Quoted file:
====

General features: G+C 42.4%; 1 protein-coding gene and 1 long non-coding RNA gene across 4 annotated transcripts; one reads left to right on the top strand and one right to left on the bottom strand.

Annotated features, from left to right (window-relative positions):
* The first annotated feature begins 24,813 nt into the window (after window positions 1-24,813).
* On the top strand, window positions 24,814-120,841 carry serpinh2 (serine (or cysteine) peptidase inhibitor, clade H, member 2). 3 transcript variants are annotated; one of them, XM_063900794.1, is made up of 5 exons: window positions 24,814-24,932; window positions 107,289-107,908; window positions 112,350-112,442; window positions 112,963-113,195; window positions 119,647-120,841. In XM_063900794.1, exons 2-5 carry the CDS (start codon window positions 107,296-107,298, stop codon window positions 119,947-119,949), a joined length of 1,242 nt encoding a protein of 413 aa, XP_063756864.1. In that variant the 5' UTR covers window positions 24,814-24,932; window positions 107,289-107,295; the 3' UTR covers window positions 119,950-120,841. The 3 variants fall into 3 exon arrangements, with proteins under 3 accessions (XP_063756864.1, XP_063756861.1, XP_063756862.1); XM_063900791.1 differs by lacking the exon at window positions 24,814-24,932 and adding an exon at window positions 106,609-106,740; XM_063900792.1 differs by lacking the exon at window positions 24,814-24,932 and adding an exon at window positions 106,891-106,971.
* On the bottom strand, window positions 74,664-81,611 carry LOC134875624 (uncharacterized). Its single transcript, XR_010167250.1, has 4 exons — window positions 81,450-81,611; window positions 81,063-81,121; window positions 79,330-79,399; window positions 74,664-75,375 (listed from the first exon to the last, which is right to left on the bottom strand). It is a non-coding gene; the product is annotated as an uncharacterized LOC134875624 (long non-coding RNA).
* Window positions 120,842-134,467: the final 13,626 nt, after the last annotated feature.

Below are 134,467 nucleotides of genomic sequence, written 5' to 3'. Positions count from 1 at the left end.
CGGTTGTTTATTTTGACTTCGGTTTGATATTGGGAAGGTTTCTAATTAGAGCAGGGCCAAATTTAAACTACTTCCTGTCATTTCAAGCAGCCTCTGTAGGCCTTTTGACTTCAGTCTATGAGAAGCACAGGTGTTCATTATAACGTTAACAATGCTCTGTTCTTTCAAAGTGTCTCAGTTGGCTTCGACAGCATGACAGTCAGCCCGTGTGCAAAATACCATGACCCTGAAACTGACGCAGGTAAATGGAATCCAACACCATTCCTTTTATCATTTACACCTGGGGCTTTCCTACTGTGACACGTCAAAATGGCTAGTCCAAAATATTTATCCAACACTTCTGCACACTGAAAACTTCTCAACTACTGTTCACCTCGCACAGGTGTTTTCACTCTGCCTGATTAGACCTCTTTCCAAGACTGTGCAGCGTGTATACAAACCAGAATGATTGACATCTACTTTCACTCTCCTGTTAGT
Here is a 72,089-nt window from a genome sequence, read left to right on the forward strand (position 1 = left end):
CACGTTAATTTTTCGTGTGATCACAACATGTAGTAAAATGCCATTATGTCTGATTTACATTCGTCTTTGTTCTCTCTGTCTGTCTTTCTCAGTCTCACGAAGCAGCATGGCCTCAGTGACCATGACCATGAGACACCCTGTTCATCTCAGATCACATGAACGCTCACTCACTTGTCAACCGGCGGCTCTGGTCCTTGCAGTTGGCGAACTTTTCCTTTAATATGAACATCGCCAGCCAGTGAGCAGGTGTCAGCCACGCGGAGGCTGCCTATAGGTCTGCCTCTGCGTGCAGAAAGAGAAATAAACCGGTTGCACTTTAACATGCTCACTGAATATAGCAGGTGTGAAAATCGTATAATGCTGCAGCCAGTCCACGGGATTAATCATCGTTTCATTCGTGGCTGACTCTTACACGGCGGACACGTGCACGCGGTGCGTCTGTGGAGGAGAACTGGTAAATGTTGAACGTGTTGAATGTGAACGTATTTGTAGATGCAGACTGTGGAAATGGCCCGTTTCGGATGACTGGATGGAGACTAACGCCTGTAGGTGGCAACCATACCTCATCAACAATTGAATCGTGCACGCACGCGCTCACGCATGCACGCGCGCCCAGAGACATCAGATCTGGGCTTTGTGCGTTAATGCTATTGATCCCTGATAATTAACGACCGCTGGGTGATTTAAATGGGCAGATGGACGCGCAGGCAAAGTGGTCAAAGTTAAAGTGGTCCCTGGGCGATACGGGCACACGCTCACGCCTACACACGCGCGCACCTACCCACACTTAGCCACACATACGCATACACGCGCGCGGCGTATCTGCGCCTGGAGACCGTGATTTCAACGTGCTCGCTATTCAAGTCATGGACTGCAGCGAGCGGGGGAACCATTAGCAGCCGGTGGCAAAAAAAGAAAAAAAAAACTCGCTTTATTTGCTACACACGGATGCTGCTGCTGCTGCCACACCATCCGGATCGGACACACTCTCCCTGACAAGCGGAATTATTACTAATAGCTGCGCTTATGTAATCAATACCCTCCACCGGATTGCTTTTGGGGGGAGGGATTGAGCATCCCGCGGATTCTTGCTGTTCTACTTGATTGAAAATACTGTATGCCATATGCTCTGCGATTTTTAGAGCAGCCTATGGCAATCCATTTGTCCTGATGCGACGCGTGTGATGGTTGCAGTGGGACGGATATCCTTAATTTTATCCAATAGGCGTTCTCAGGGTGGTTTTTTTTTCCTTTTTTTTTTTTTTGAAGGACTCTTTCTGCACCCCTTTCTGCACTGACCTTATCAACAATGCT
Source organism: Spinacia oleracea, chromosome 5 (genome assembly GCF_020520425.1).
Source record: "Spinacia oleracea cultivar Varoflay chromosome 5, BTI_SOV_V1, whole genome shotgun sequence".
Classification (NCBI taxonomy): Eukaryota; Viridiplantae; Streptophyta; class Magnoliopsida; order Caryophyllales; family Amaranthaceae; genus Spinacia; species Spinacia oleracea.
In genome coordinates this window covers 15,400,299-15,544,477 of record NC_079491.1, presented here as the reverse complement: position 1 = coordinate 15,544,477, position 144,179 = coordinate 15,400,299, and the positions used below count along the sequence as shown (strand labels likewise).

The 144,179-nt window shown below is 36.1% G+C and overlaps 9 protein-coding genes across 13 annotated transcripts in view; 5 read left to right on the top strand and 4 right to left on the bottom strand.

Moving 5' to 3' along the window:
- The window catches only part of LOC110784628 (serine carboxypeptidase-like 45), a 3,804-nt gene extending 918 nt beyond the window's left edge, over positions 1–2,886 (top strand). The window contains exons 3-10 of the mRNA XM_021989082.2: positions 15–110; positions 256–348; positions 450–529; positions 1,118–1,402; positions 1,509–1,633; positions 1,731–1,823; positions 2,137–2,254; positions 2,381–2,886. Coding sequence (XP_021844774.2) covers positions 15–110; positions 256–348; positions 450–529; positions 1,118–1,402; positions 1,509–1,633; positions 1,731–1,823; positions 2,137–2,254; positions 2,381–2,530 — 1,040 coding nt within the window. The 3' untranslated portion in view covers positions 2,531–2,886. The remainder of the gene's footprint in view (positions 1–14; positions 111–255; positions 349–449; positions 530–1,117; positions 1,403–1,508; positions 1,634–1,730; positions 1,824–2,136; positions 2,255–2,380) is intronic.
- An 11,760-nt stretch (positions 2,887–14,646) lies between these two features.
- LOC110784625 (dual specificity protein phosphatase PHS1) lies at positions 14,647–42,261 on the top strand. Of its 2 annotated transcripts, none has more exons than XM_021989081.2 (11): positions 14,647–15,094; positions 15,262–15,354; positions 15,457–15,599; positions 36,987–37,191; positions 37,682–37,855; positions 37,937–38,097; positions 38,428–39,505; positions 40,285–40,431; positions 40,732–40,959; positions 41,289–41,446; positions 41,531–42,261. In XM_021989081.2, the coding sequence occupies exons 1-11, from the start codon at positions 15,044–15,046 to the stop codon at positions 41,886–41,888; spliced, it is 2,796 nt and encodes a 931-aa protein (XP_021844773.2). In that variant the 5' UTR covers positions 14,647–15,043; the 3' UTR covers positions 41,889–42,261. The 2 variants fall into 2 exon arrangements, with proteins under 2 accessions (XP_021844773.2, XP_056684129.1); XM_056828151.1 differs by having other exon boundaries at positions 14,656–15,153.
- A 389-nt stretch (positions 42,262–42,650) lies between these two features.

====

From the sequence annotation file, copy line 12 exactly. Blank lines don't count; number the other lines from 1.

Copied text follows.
Source record: "Spinacia oleracea cultivar Varoflay chromosome 5, BTI_SOV_V1, whole genome shotgun sequence".